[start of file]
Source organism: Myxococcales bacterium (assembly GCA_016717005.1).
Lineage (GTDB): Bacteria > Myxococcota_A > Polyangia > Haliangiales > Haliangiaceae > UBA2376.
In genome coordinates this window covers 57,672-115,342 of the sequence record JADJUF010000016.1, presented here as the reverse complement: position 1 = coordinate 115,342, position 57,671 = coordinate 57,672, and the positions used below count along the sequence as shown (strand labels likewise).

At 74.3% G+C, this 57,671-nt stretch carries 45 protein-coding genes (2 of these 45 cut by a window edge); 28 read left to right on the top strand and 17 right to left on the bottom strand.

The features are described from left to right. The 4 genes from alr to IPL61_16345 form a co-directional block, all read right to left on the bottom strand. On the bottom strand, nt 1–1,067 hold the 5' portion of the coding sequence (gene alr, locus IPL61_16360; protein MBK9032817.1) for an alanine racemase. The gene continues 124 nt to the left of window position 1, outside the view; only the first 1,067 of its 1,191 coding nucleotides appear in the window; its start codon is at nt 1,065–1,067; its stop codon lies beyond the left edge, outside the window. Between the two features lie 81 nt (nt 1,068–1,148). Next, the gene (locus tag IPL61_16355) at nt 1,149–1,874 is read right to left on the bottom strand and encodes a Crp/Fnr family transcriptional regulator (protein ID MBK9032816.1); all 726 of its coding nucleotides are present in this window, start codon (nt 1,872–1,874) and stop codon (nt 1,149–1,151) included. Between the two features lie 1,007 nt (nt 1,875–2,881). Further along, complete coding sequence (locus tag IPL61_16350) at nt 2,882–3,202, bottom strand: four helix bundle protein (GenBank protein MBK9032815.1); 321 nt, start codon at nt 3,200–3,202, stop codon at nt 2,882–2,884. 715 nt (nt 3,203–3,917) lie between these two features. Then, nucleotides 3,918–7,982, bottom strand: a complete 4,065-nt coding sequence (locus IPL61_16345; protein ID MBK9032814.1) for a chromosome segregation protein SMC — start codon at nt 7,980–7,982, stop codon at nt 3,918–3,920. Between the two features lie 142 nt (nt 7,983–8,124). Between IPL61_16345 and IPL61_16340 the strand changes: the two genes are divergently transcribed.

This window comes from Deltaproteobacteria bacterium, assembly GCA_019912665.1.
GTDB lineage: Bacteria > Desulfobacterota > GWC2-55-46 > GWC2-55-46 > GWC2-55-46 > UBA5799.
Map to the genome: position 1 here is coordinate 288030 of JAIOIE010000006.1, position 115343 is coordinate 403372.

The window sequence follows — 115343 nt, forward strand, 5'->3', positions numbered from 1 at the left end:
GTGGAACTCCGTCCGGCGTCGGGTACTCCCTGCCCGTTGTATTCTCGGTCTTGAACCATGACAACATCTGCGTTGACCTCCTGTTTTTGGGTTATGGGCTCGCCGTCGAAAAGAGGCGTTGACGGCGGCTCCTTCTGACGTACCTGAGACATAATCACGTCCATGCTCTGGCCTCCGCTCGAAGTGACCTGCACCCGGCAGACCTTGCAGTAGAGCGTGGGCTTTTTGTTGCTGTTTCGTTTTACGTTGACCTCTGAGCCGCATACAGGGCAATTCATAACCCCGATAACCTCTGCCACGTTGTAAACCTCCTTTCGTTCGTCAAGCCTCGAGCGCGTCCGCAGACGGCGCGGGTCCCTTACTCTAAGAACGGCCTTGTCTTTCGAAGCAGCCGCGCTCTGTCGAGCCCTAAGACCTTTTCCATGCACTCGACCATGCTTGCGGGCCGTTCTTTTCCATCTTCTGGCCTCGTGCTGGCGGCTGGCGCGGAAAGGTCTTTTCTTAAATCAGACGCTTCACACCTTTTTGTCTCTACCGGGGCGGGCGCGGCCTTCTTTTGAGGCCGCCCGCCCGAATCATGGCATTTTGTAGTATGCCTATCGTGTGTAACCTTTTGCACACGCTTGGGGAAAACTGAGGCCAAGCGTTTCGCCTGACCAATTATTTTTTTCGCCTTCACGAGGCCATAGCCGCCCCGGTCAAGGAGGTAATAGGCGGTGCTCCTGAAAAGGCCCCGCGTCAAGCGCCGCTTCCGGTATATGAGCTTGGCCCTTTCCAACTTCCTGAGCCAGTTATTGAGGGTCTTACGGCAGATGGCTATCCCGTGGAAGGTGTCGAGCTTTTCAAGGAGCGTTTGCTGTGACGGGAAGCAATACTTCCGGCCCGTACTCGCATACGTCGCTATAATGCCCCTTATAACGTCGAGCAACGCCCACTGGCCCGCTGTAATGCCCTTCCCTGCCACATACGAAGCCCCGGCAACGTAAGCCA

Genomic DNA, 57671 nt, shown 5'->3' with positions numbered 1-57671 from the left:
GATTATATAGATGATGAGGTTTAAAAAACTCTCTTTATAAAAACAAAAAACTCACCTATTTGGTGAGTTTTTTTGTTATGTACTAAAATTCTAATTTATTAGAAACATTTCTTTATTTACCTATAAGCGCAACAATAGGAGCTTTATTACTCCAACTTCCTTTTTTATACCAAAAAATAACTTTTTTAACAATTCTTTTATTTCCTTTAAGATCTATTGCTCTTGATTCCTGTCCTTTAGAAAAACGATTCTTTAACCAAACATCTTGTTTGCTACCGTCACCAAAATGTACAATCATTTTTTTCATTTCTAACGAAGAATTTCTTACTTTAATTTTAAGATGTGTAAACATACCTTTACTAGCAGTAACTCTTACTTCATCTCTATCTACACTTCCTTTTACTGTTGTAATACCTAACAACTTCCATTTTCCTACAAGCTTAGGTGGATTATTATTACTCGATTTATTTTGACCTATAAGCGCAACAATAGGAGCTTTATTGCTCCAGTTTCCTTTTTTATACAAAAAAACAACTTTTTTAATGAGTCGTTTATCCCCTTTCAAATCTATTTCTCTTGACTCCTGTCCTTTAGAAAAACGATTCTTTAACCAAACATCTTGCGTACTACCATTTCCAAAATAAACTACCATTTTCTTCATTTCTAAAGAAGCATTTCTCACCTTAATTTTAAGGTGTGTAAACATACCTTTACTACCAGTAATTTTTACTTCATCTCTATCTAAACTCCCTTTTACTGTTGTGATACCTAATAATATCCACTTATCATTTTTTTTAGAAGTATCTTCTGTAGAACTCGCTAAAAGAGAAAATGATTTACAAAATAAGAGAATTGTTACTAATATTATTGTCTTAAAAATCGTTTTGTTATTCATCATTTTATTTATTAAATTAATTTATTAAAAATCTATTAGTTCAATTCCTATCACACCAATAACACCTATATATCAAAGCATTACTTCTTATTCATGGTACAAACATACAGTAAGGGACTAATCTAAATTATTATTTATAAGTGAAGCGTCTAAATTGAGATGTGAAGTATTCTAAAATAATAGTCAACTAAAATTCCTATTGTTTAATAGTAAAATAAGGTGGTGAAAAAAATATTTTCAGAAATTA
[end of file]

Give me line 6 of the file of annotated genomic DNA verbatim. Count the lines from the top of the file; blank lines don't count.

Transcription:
This window comes from Deltaproteobacteria bacterium, assembly GCA_019912665.1.